As the Yan troops day by day advanced, the Jianwen Emperor ordered the Liaodong military official Yang Wen to command 100,000 troops to go ahead and link up with Tie Xuan, to break off the Yan troop's escape route. Yang Wen's army arrived at Zhigu (in Tianjin), and was defeated by the Yan General Song Gui; not one of them arrived in Jinan. In the fourth month of the fourth year of Jianwen (1402), the Yan army, at the south of the Xiaohe River, the central army fought Tie Xuan and the various generals and beheaded many. Both sides linked up to fight at Lingbi, but the pacification soldiers were dispersed and captured. After this, Sheng Yong was also defeated. The Yan troops crossed the river, and attacked Tie Xuan's soldiers stationed at Huaishang. That army was also defeated.
Unyielding and dying
Soon after Tie Xuan's soldiers were defeated, Tie Xuan was captured. But, he refused to surrender. In court he sat with his back turned in order to insult Zhu Di. Zhu Di ordered him to turn around, but Tie Xuan refused to listen, even after his ears and nose were cut off. Zhu Di commanded that his flesh be cooked and then stuffed into his mouth, asking, "Is it not sweet?" Tie Xuan replied sternly, "The flesh of a faithful official and filial son, why would it not be sweet?" Thereupon, his limbs were torn off. Tie Xuan died after incessant torture. After he died they again used oil to cook his corpse. During the course of events, he wished to face north to worship, but the heat caused oil to unexpectedly splash and drop. Tie Xuan's wife, Mrs. Yang, and their two daughters were put into the Royal Academy (China), and forced to become prostitutes. His son, Tie Fu'an, was exiled to Hechi, and his 83-year-old father, Tie Zhongming, and his mother, Mrs. Xue, were exiled to Hainan. Mrs. Yang died of illness; the two daughters refused to agree to be disgraced. Later, after Zhu Di pardoned them, they were married off to scholars. Tie Xuan's second son, Tie Fushu, fled to Manchuria beyond the wall.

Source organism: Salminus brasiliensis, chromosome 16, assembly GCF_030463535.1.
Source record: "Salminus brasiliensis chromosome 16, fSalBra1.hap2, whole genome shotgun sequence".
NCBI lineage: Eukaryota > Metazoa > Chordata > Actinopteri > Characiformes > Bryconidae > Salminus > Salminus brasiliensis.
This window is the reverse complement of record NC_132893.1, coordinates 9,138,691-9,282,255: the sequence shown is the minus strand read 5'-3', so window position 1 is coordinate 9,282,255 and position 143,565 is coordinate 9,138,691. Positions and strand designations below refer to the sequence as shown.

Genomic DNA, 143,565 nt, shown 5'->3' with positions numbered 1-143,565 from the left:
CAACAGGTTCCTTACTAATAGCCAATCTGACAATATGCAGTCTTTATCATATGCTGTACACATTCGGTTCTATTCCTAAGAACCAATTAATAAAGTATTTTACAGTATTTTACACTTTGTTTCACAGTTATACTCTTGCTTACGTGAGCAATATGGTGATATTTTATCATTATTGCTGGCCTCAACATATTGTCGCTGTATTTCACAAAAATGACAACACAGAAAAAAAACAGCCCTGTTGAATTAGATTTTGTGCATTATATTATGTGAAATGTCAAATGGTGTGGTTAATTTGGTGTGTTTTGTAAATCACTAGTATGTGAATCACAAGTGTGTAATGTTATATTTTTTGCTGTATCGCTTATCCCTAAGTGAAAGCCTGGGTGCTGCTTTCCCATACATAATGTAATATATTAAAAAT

Although the Ming Chengzu Emperor Zhu Di hated Tie Xuan, he still praised his loyalty. At the beginning of Ming Shenzong (the Wanli Emperor)'s rule, an imperial edict was issued ordering the offering of "sacrifices to the Jianwen Emperor's court at all the officials' native villages." Tie Xuan was decorated as the seventh ranking loyal official to Jianwen in his temple. In the time of the Southern Ming's Hongguang Emperor, Zhu Yousong, the title "Grand Protector" (太保) was posthumously conferred upon Tie Xuan, as well as the posthumous name Zhongxiang (忠襄). Qing Gaozong conferred the posthumous name Zhongding (忠定). In various locations in Shandong, there are many Tie Gong (鐵公) temples, all offering sacrifices to Tie Xuan. Jinan's Da Ming lakeside has a Tie Gong temple. The people of Jinan regard his spirit as their local city god because he was a native of their city.